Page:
**Frequency response - MC input**

In our measured frequency-response plot above for the MC input, the 401 yields virtually the same results as with the MM input above. Please note that the rumble-filter plot is not show above, but when measured, was virtually the same as the MM plot.

**Phase response - MM input**

Above is the phase response of the 401 for the MM input, from 20Hz to 20kHz. The 401 does not invert polarity. Since phono preamplifiers must implement the RIAA equalization curve, which ranges from +19.9dB (20Hz) to -32.6dB (90kHz), phase shift at the output is inevitable. Here we find a worst-case -60 degrees around 200Hz and 5-7kHz.

**Phase response - MC input**

Above is the phase response of the 401 for the MC input, from 20Hz to 20kHz. The 401 does not invert polarity. Here we find a worst case -60 degrees around 200Hz and 5-7kHz, which mirrors what was found with the MM input.

**THD ratio (unweighted) vs. frequency - MM and MC inputs**

The chart above shows THD ratios as a function of frequency, where the input sweep is EQ’d with an inverted RIAA curve. The balanced output voltage is maintained at the refrence 2Vrms. The red/blue (left and right channels) traces represent the MM input, and purple/green are the MC input. For the MM input, THD values are very low, ranging from 0.002% at 20Hz, down to 0.00003% at 20kHz. The MC input yielded higher THD ratios, but still admirably low, ranging from 0.01% at 20Hz, down to around 0.0002% at 5kHz, then back up to 0.001% at 20kHz.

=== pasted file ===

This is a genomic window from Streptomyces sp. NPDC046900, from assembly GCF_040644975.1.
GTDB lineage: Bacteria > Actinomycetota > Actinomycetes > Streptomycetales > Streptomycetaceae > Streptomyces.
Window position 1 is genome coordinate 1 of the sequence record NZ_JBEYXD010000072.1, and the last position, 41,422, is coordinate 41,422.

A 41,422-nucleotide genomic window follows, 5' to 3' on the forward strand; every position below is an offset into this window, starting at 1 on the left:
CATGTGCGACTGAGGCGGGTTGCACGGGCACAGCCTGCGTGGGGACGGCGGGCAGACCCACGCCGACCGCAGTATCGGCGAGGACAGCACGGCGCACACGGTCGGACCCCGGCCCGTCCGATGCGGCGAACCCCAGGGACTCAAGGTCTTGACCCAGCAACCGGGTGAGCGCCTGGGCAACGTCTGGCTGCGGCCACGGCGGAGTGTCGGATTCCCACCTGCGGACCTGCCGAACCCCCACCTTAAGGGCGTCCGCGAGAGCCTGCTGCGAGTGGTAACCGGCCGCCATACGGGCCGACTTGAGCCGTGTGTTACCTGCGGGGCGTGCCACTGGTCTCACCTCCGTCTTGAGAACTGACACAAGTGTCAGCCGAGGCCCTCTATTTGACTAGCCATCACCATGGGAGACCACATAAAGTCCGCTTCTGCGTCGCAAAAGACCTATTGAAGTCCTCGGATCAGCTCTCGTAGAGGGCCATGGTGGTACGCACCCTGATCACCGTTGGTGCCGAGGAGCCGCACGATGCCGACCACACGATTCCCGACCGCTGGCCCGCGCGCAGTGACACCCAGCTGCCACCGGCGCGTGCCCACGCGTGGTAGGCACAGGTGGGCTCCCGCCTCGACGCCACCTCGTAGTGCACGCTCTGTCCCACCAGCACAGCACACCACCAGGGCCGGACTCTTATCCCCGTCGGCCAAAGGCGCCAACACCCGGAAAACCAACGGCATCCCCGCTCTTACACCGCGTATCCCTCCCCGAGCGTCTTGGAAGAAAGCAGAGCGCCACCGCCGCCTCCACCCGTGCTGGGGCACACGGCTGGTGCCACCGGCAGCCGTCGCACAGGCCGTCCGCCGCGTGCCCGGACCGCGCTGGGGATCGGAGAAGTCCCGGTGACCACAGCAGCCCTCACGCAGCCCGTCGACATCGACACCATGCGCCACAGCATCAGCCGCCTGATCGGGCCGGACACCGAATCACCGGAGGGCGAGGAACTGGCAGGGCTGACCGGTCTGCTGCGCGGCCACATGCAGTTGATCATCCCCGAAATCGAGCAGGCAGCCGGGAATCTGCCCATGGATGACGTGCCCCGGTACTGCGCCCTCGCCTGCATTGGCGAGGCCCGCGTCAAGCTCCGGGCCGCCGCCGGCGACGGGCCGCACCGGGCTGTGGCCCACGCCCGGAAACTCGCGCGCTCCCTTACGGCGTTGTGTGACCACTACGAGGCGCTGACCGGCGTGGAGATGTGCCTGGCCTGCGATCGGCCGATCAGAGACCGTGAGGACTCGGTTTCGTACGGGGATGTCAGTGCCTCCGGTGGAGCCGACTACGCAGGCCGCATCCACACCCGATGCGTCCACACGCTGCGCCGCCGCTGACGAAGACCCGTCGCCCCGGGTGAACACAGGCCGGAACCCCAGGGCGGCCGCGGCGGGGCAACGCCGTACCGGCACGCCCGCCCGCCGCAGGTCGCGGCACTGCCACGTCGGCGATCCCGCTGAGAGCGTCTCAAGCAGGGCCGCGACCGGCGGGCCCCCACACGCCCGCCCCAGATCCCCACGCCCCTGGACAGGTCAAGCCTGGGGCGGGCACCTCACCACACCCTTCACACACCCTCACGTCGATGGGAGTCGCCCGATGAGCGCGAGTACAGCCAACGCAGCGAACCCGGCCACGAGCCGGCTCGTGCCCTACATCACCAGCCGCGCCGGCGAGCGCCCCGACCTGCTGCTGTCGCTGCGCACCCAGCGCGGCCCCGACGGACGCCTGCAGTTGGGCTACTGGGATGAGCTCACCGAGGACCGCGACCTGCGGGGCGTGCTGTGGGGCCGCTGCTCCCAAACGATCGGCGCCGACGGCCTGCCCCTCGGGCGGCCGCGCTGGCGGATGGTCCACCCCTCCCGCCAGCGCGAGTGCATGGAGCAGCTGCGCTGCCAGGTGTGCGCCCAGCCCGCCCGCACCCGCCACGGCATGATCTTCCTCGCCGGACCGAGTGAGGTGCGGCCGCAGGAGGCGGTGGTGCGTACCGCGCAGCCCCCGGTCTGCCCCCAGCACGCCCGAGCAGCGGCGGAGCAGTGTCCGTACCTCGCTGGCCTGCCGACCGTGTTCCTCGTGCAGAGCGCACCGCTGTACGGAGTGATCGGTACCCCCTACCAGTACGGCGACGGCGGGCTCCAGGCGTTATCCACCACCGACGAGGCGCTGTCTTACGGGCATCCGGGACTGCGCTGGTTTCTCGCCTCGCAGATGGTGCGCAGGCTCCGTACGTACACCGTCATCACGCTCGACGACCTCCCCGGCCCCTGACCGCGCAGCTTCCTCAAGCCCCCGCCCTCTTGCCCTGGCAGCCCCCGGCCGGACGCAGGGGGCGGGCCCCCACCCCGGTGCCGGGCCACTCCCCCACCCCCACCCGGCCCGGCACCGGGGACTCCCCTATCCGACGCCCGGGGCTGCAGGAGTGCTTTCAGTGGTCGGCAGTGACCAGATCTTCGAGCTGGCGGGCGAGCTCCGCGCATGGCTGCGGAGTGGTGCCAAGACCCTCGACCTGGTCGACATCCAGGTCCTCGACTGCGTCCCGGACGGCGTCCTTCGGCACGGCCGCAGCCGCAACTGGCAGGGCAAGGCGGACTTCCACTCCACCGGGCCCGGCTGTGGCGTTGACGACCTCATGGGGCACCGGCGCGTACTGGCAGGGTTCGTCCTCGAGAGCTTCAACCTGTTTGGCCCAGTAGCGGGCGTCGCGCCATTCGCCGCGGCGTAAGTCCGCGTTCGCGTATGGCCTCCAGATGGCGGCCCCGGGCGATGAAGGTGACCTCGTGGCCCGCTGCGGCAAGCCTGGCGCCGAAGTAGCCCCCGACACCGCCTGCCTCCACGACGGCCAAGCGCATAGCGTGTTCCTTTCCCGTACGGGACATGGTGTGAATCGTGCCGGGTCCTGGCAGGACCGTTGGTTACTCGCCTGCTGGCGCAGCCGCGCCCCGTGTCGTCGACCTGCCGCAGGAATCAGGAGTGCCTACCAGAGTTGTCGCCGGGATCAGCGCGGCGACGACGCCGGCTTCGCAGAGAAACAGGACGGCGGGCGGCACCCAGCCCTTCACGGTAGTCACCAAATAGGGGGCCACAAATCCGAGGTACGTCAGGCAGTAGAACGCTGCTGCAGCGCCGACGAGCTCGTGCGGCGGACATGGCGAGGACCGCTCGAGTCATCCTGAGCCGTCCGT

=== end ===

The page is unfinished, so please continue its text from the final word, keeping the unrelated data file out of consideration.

**THD ratio (unweighted) vs. output voltage at 1kHz - MM and MC inputs**

Above we can see a plot of THD+N ratios as a function of output voltage for the balanced output. The red/blue (left and right channels) traces represent the MM input, and purple/green (left and right channels) for the MC input. For the MM input, THD+N values at 100mVrms are at 0.5%, then dip as low as 0.0006% around 10Vrms, then the “knee” just below 14Vrms. For the MC input, THD+N values at 100mVrms are at 0.2%, then dip as low as 0.003% around 10Vrms until the “knee” just below 14Vrms.

**THD+N ratio (A-weighted) vs. output voltage at 1kHz - MM and MC inputs**

Above we can see a plot of THD+N (A-weighted) ratios as a function of output voltage for the balanced output. The red/blue (left and right channels) traces represent the MM input, and purple/green (left and right channels) for the MC input. For the MM input, THD+N values at 100mVrms are at 0.02%, then dip as low as 0.0002% around 10Vrms. For the MC input, THD+N values at 100mVrms are at 0.1%, then dip as low as 0.0007% around the “knee,” at just below 14Vrms.

**FFT spectrum, 1kHz - MM input**

Shown above is a fast Fourier Transform (FFT) of a 1kHz input sine-wave stimulus for the MM input, which results in the reference voltage of 2Vrms (0dBrA) at the balanced output. Here we see exceptionally clean results. Signal harmonics are non-existent above the -130 to -150dBrA noise floor. On the left side of the signal peak, there is only a very small 60Hz power-supply fundamental peak at around -105dBrA, or 0.0006%.

**FFT spectrum, 1kHz - MC input**